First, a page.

Identifying Feedback Control Strategies of Running Cockroaches and Humans

Identifying Feedback Control Strategies of Running Cockroaches and Humans

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In this dissertation, we model biological sensorimotor behaviors of two species, a cockroach following a wall and a human running on a split-belt treadmill, to elucidate the neural processing that underlie locomotor control in biological systems: (1) We model the horizontal musculoskeletal dynamics of antenna-based wall following for the American cockroach, Periplaneta americana, as a dynamic planar unicycle with an idealized antenna. Performing nonlinear regression on the transient responses of blinded cockroaches running along various wall perturbations, we show that the stabilizing neural feedback requires not only the distance-to-wall information but also the rate of approach to the wall. We corroborate this result using a robotic platform equipped with an artificial antenna, a numerical simulation of antenna-based lateral leg spring (LLS) model, and a comparison with a neurophysiological experiment. (2) For human running, we model the sagittal-plane feedback control strategies during early and late adaptation phases of split-belt treadmill running. For the early adaptation phase, we assume spring-loaded inverted pendulum (SLIP) body mechanics with compositions of one-step deadbeat feedback controllers; we show that the compositions of slow-belt feedback controllers best represented the steady-state human running data. We compare the eigenvalues of the linearized stride-to-stride return map during late adaptation with those during baseline tied-belt running. Our result suggests larger eigenvalues (i.e. slower recovery rate) during late adaptation, suggesting that adapted split-belt is not simply the dynamic composition of a fast steps and slow steps.(A) (B) Figure 3.1: (A) Dorsal view of an American cockroach (Periplaneta americana). ... Experiments have shown that the forces produced by this tripod of legs can be well represented by a single effective leg ... This implies that no moments about the foot or COP can be generated, and forces will be applied to the body along the length of the Figure 3.2: A schematic diagram of lateral leg spring model.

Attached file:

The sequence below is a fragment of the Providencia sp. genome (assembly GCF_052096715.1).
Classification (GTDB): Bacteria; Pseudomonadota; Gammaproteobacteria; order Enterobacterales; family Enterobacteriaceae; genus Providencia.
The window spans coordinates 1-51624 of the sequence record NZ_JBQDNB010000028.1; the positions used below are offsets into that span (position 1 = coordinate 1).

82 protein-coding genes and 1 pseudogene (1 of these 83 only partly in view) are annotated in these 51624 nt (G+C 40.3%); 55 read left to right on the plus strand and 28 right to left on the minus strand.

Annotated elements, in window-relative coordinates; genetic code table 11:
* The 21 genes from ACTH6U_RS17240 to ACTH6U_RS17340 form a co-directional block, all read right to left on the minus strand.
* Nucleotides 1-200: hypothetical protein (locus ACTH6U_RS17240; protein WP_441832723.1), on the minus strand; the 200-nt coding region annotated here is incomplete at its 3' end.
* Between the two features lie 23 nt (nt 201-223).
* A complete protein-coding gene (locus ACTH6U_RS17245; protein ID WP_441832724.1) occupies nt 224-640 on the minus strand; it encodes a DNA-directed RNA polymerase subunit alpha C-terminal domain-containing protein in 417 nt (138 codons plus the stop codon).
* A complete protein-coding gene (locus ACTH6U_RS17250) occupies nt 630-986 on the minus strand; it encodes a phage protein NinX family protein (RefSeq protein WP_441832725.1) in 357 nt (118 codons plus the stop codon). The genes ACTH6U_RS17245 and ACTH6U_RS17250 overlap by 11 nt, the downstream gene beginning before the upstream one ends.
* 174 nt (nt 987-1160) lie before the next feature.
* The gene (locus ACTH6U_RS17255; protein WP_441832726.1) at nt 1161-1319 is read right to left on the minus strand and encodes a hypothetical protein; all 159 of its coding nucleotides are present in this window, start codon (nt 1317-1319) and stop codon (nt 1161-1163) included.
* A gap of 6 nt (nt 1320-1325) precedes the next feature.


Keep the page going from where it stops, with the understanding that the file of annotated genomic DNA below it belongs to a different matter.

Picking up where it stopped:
Title:Identifying Feedback Control Strategies of Running Cockroaches and Humans
Author:Jusuk Lee
Publisher:ProQuest - 2009


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